Due to the joint liability risk, some spouses choose to file separate tax returns. They either do not trust their spouses or do not want to be responsible for any of their errors or omissions. In the USA, married spouses have the choice of filing separately. This is the MFS filing status.
If this option seems like a no-brainer: Why take liability risk when there is the possibility of avoiding it by filing separately? Shouldn’t all married couples file separate returns?
The issue with the MFS status is that it can be punitive.
With limited exceptions, such as when one of the spouses has low income and high medical expenses and the other has the reverse situation, income taxes are significantly higher when two working spouses file MFS tax returns.
What makes MFS punitive?
- Higher tax rates apply at lower income levels
- Many credits are disallowed or reduced, such as the credits for child and dependent care, education, earned income, etc.
- Deductions or contributions to IRAs or Roth IRAs are eliminated or greatly reduced
- Social security benefits become taxable at lower levels
These rules are disincentives to use the MFS filing status, but as we will see later, many US expats married to foreign nationals, will choose to use it anyway.
The third filing status option for married taxpayers, is Head of Household or HoH, and is only available under certain requirements. Although married couples always have the choice to file jointly or separately, they can only file HoH when certain conditions need to be met. If one of the spouses files HoH, the other is required to use MFS.
What are these requirements?
If the married couple lives in the USA, both spouses must live in separate homes for the last 6 months of the year. Just one night under the same roof during the second half of the year disallows HoH. Temporary absences are also insufficient. The spouses must have made a permanent decision to live apart.
If instead the married couple lives outside the USA and one of the spouses is a nonresident alien, then the above requirement doesn’t apply. They can live together, under the same roof, the ENTIRE year, and use HoH as long as the other requirements for the status are met:
- The US spouse maintains a home for the household, which means that they pay more than 50% of the expenses related to running the home, and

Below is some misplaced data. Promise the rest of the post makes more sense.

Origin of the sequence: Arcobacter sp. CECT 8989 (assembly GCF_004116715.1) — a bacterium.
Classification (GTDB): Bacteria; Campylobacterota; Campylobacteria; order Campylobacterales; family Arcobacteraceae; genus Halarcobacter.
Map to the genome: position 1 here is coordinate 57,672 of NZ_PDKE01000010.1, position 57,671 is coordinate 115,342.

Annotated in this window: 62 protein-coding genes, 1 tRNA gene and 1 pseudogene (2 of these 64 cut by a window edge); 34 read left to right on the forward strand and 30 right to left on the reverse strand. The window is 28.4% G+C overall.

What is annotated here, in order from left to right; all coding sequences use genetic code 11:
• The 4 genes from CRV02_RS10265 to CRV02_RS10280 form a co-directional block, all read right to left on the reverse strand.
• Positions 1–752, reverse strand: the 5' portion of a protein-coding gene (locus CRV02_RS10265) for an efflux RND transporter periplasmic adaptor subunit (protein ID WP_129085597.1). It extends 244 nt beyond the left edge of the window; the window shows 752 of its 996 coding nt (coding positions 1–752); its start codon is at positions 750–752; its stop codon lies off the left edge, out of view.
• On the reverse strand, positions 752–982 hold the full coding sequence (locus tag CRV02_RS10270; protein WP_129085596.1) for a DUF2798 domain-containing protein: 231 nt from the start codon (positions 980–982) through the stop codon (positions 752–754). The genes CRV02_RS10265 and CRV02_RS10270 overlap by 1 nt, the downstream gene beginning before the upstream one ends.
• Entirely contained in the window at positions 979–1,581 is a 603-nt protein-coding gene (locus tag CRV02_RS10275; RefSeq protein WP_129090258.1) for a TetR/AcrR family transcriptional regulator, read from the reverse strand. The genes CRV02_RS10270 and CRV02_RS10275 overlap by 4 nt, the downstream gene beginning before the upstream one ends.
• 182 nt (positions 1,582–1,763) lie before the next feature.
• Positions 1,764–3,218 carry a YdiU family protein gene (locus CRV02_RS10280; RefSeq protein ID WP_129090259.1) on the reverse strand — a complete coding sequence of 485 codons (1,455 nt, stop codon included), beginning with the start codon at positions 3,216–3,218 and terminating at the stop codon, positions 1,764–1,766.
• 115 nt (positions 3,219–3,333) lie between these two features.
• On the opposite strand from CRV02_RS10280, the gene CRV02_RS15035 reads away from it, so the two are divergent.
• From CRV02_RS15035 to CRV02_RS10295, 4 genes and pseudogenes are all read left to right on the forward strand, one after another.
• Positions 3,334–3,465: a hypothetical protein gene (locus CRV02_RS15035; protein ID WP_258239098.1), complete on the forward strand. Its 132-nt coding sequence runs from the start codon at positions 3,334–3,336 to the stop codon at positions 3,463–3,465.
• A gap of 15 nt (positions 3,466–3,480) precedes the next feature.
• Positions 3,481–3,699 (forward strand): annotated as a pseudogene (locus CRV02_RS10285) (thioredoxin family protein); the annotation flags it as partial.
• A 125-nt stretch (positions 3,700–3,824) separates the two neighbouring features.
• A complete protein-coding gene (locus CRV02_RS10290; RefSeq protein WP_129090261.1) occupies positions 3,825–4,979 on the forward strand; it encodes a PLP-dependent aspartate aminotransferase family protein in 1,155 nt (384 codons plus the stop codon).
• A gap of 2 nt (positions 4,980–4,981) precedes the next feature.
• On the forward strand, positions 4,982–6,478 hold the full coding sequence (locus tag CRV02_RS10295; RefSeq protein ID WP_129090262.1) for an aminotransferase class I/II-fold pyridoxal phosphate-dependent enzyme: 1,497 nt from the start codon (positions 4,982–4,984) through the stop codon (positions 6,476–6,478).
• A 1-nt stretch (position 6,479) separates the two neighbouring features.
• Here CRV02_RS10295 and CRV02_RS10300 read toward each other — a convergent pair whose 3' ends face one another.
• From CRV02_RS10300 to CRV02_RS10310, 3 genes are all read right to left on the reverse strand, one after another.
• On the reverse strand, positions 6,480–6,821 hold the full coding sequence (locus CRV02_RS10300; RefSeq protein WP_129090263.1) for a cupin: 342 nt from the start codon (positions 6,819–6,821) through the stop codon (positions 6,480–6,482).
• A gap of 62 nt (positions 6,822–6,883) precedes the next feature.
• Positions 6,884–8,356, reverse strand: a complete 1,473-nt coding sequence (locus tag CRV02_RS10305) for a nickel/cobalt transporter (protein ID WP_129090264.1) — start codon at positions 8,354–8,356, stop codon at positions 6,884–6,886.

- One or more dependents live together with the US spouse in this home. Example of dependents include, but are not limited to, the taxpayer’s children, brother, sister, father or mother.
What is the advantage of filing as HoH? Lower taxes and higher tax credits!
The purpose of this status is to provide relief to households run by single parents or by single income earners who are financially responsible for at least one other person living with them.
In the case of US expats married to foreign nationals, this status allows them to reduce their US tax burden, even when they live with their foreign spouse, and even if the foreign spouse is a high earner.
The most common example of this situation is a married US citizen with one or more children, living together in the country of citizenship of the foreign spouse. The foreign spouse remains outside the US tax system, which is generally how they like it, and the US citizen is not slammed by having to file under the onerous MFS rules.
What happens with the US expat doesn’t have any dependents? In that case, the only options are filing a joint return with the foreign spouse, which brings the foreign spouse fully under the US tax system, or file MFS. Both options can have serious drawbacks. Most foreign spouses, understandably, have little appetite to voluntarily become US taxpayers!
If the foreign spouse earns income, is a business owner or an investor, bringing that person into the US tax system can be complicated and expensive.
The US spouse many times feels that they do not have any reasonable choice but to file a separate tax return from their foreign spouse. But we explained above, filing MFS status causes the US taxpayer taxes to be higher.
This hardly seems fair! A US citizen can legitimately feel discriminated against by having to pay higher taxes just because they live abroad with a foreign spouse who does not want to be taxed by the USA.
Have we gone full circle? Apparently so…..
Like we mentioned at the beginning of this newsletter: all of us will encounter discriminatory situations at different points in our lives, and this is just one small example.
To every extent possible, US taxpayers abroad married to foreigners should carefully check if they can avail themselves of the more favorable HoH status, and when this is not possible, understand the US tax rules and tax treaty benefits available to them to minimize any additional resulting tax burden.
We will cover those rules and treaty benefit in our upcoming newsletters. Help is on the way!
Until next week. Much love,